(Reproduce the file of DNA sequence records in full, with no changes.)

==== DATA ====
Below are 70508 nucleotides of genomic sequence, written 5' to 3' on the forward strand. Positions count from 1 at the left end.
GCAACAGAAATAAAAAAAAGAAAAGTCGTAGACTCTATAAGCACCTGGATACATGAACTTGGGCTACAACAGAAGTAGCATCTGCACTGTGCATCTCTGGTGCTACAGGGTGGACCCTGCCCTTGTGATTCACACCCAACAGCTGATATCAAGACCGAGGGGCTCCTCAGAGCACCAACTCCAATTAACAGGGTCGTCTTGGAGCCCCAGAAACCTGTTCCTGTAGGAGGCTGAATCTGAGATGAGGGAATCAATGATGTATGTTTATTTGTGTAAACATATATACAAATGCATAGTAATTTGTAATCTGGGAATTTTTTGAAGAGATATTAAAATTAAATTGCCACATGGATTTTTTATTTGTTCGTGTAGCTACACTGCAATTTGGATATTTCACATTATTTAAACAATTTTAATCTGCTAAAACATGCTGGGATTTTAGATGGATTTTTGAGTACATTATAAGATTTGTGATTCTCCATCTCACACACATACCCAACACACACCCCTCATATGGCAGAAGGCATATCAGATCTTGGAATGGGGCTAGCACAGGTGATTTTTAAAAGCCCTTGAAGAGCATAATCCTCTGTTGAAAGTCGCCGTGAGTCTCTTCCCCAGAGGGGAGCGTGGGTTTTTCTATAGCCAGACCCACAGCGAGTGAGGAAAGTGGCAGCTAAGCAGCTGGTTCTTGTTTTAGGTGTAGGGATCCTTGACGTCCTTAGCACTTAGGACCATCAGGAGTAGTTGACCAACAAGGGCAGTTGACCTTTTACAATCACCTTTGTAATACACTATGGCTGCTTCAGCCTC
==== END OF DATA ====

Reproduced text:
Below are 70508 nucleotides of genomic sequence, written 5' to 3' on the forward strand. Positions count from 1 at the left end.
GCAACAGAAATAAAAAAAAGAAAAGTCGTAGACTCTATAAGCACCTGGATACATGAACTTGGGCTACAACAGAAGTAGCATCTGCACTGTGCATCTCTGGTGCTACAGGGTGGACCCTGCCCTTGTGATTCACACCCAACAGCTGATATCAAGACCGAGGGGCTCCTCAGAGCACCAACTCCAATTAACAGGGTCGTCTTGGAGCCCCAGAAACCTGTTCCTGTAGGAGGCTGAATCTGAGATGAGGGAATCAATGATGTATGTTTATTTGTGTAAACATATATACAAATGCATAGTAATTTGTAATCTGGGAATTTTTTGAAGAGATATTAAAATTAAATTGCCACATGGATTTTTTATTTGTTCGTGTAGCTACACTGCAATTTGGATATTTCACATTATTTAAACAATTTTAATCTGCTAAAACATGCTGGGATTTTAGATGGATTTTTGAGTACATTATAAGATTTGTGATTCTCCATCTCACACACATACCCAACACACACCCCTCATATGGCAGAAGGCATATCAGATCTTGGAATGGGGCTAGCACAGGTGATTTTTAAAAGCCCTTGAAGAGCATAATCCTCTGTTGAAAGTCGCCGTGAGTCTCTTCCCCAGAGGGGAGCGTGGGTTTTTCTATAGCCAGACCCACAGCGAGTGAGGAAAGTGGCAGCTAAGCAGCTGGTTCTTGTTTTAGGTGTAGGGATCCTTGACGTCCTTAGCACTTAGGACCATCAGGAGTAGTTGACCAACAAGGGCAGTTGACCTTTTACAATCACCTTTGTAATACACTATGGCTGCTTCAGCCTC